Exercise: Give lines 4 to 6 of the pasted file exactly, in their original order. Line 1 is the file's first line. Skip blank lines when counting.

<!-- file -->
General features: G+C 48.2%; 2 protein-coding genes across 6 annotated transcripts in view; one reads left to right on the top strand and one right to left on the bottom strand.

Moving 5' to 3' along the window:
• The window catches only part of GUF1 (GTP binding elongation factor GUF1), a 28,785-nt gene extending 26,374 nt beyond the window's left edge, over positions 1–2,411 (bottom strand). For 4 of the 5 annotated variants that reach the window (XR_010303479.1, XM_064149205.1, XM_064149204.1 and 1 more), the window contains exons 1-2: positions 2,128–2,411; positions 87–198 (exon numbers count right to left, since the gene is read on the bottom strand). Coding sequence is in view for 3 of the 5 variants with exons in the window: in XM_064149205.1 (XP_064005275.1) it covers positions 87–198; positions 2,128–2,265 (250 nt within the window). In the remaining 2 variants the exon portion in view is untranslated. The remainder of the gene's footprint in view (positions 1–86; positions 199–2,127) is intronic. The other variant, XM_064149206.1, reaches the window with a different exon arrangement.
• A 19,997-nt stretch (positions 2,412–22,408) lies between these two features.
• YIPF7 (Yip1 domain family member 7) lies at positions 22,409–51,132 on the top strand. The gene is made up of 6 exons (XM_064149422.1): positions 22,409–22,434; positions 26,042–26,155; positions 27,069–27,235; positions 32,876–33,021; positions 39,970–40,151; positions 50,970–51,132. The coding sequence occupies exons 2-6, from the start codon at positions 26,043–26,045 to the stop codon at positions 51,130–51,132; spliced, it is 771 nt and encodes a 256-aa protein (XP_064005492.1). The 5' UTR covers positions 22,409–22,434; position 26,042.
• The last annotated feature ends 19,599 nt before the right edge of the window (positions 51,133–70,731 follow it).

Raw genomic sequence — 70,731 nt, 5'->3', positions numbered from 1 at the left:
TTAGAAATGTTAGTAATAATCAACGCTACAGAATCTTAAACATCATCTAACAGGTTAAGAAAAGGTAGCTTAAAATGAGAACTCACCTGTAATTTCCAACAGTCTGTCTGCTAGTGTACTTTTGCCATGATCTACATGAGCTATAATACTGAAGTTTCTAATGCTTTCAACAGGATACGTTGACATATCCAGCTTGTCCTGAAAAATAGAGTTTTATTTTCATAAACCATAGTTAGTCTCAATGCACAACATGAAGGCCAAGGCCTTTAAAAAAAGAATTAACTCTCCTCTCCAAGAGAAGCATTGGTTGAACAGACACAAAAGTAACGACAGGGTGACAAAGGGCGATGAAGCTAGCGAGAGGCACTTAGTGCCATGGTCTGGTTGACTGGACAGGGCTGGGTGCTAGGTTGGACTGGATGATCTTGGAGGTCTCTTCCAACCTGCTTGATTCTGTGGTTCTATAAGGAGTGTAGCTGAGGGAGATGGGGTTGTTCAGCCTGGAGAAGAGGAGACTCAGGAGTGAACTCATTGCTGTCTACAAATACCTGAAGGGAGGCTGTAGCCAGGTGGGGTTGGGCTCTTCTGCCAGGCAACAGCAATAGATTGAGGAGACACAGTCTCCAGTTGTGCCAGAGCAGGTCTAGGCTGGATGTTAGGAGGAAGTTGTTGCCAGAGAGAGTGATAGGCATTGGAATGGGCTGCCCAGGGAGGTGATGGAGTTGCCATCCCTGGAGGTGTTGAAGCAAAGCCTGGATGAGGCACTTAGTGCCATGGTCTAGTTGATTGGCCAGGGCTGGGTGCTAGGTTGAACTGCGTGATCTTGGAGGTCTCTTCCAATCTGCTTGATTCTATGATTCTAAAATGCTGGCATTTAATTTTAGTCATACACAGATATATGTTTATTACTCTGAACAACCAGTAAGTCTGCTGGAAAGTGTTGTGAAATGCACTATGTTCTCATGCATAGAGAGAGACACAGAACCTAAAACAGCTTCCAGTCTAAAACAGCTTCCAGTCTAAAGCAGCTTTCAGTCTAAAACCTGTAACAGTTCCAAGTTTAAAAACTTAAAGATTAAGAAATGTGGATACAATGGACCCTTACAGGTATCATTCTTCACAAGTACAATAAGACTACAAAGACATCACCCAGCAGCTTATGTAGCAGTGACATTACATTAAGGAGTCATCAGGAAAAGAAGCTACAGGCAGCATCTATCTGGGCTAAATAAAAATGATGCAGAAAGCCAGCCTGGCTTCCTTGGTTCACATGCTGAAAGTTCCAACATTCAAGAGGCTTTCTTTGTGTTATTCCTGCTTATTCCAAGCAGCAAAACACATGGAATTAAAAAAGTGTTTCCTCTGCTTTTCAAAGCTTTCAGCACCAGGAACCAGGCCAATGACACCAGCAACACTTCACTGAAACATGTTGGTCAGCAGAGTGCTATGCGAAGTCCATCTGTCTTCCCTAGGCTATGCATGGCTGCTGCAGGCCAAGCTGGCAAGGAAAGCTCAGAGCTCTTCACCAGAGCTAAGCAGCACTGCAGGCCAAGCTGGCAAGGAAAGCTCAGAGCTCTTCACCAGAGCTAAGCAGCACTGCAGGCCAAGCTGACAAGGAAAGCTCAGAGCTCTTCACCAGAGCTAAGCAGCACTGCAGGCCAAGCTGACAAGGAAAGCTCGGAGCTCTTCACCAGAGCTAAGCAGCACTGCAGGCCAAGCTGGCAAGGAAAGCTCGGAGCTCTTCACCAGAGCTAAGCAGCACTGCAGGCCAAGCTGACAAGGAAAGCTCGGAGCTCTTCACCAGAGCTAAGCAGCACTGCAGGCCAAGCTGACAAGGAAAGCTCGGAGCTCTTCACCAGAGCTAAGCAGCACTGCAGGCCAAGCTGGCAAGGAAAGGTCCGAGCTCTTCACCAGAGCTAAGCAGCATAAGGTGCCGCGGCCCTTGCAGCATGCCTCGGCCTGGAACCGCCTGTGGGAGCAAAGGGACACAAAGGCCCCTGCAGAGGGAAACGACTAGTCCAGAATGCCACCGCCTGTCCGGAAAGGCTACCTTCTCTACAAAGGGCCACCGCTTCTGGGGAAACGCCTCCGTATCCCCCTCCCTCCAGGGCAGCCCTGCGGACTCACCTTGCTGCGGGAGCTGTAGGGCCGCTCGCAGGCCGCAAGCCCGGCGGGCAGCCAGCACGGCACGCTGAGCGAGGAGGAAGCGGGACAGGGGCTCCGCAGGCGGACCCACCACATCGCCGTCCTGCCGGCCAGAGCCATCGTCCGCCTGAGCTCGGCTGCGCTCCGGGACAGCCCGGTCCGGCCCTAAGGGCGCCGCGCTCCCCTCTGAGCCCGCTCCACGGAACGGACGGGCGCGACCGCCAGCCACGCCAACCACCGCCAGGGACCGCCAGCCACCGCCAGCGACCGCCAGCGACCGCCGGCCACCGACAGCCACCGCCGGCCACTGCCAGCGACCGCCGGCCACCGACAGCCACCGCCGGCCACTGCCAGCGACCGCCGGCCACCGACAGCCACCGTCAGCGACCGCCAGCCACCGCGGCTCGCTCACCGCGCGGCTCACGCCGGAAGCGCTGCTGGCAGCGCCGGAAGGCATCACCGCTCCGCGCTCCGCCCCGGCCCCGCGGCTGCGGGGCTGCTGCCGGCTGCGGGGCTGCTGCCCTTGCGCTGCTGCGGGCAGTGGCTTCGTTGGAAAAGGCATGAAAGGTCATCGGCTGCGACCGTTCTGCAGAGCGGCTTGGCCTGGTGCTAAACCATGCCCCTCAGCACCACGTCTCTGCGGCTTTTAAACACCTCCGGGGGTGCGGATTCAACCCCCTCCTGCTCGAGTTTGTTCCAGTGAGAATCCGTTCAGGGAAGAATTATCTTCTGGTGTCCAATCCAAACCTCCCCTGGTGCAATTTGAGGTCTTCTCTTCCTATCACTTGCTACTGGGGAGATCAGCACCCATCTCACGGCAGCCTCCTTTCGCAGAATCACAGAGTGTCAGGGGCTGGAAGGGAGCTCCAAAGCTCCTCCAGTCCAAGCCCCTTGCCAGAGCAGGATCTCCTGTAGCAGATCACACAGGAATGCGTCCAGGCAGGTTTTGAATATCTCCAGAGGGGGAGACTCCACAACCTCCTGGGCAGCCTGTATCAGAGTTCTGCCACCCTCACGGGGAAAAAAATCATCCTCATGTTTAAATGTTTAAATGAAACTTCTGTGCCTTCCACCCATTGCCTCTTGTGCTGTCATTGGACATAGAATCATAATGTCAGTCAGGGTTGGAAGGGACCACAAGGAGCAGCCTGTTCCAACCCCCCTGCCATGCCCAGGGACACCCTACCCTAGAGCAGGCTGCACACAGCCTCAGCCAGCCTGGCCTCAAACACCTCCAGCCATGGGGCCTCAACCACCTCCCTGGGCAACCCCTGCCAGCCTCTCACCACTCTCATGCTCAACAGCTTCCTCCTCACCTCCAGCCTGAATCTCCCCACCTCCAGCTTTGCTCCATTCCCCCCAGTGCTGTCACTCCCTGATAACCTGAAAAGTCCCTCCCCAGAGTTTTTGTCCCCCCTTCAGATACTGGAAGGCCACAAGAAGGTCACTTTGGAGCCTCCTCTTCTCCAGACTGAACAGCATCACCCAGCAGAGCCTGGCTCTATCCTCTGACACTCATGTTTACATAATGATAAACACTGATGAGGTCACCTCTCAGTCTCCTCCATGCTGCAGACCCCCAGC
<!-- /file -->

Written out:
• A 19,997-nt stretch (positions 2,412–22,408) lies between these two features.
• YIPF7 (Yip1 domain family member 7) lies at positions 22,409–51,132 on the top strand. The gene is made up of 6 exons (XM_064149422.1): positions 22,409–22,434; positions 26,042–26,155; positions 27,069–27,235; positions 32,876–33,021; positions 39,970–40,151; positions 50,970–51,132. The coding sequence occupies exons 2-6, from the start codon at positions 26,043–26,045 to the stop codon at positions 51,130–51,132; spliced, it is 771 nt and encodes a 256-aa protein (XP_064005492.1). The 5' UTR covers positions 22,409–22,434; position 26,042.
• The last annotated feature ends 19,599 nt before the right edge of the window (positions 51,133–70,731 follow it).